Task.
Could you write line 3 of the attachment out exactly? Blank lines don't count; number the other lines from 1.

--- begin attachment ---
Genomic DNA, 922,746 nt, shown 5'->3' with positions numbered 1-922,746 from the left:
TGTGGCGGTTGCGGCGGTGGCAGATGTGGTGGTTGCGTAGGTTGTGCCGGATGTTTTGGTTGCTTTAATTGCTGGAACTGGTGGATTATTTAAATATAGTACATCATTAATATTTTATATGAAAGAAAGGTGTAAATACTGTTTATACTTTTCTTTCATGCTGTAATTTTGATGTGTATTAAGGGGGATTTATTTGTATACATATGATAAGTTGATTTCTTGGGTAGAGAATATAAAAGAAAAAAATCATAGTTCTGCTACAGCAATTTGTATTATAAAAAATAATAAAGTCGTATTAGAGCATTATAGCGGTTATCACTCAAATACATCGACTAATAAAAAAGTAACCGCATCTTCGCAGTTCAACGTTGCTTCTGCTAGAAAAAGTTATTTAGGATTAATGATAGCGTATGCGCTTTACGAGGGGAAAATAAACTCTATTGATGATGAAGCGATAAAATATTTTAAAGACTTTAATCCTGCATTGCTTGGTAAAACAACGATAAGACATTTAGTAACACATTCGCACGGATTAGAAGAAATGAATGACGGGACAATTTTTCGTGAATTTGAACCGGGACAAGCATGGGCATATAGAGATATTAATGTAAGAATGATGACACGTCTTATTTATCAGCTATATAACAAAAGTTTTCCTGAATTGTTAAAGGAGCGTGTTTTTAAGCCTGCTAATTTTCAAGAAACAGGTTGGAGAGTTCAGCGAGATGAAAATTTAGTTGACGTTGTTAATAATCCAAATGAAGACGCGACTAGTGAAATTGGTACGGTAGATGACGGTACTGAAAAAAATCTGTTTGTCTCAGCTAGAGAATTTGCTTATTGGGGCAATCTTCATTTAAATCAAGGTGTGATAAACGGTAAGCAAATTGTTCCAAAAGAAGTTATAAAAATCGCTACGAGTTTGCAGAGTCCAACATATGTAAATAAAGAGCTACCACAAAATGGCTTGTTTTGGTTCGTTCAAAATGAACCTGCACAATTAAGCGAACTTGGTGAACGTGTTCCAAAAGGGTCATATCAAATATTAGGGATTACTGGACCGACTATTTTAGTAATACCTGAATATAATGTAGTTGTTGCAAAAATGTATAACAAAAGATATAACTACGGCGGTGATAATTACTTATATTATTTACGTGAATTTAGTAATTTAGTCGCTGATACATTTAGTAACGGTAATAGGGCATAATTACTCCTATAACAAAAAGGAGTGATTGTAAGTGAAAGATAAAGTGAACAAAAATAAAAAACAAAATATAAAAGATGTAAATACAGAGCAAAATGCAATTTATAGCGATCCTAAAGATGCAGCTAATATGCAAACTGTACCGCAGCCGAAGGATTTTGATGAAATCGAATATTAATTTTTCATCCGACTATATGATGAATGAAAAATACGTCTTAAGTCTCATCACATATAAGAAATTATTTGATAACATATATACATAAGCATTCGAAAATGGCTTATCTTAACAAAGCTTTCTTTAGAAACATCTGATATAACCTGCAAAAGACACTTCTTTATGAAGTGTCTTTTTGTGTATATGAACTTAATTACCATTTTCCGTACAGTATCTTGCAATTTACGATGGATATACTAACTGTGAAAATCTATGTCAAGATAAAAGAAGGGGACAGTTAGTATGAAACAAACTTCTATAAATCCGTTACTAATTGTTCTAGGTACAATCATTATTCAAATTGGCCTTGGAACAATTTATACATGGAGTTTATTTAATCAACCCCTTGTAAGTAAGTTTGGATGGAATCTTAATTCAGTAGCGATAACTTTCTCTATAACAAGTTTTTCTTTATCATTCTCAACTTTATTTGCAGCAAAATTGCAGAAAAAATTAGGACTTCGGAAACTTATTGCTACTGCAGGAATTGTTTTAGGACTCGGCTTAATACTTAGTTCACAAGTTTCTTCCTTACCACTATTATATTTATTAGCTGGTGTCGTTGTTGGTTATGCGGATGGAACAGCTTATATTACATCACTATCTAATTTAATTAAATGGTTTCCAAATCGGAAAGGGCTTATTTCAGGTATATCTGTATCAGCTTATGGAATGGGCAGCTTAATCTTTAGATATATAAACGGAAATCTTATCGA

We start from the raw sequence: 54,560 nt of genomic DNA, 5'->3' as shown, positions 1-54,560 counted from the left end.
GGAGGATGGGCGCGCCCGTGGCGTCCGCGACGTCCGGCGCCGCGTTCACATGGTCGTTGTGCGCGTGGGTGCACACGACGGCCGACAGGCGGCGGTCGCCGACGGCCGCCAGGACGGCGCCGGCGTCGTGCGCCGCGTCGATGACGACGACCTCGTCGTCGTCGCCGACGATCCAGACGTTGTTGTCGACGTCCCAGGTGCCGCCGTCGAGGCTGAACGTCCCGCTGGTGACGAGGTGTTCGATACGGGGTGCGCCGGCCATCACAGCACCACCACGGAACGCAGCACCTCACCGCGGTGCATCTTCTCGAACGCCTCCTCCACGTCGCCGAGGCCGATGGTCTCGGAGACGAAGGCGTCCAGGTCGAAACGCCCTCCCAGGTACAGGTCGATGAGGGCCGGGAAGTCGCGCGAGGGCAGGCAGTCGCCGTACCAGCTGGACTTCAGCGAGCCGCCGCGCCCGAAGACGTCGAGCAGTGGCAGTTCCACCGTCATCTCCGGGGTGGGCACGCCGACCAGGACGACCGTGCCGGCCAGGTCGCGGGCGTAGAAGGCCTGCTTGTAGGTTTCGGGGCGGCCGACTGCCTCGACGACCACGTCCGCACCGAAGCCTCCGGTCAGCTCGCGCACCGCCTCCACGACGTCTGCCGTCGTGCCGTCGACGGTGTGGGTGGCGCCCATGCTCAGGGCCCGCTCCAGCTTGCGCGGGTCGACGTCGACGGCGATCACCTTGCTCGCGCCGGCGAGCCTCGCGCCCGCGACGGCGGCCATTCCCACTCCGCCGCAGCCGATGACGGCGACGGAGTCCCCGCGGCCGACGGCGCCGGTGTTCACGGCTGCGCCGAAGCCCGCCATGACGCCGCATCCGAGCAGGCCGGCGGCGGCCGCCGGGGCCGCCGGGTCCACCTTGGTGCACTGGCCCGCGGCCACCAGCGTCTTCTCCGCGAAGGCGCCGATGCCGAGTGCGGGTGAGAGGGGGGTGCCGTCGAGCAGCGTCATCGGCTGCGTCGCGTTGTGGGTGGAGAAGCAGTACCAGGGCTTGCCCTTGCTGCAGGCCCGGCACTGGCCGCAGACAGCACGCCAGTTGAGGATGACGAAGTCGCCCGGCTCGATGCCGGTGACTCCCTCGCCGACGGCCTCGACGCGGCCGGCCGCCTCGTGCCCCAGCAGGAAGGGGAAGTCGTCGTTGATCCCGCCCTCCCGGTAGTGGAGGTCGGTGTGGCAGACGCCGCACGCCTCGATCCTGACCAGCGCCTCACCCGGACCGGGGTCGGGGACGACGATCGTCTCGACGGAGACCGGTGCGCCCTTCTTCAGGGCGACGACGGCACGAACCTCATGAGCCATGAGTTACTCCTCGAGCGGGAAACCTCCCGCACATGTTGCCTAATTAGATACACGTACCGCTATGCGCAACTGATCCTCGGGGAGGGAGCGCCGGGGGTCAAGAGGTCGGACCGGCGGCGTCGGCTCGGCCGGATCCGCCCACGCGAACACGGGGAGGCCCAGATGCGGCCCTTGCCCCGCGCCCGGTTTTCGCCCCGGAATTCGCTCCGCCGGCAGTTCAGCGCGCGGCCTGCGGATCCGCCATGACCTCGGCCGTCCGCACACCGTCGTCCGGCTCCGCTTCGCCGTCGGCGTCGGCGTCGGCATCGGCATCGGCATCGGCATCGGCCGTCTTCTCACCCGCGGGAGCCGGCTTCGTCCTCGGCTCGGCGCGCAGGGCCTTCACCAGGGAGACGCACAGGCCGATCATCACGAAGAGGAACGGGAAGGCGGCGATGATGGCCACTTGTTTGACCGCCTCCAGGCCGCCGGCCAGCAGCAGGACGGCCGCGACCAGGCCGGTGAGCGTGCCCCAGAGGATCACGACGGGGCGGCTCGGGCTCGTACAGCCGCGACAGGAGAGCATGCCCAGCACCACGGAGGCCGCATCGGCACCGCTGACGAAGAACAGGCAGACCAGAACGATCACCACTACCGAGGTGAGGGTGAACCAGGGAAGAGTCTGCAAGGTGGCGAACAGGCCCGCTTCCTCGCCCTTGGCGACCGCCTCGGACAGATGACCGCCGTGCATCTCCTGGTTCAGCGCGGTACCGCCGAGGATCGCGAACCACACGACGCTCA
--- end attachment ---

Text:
We start from the raw sequence: 54,560 nt of genomic DNA, 5'->3' as shown, positions 1-54,560 counted from the left end.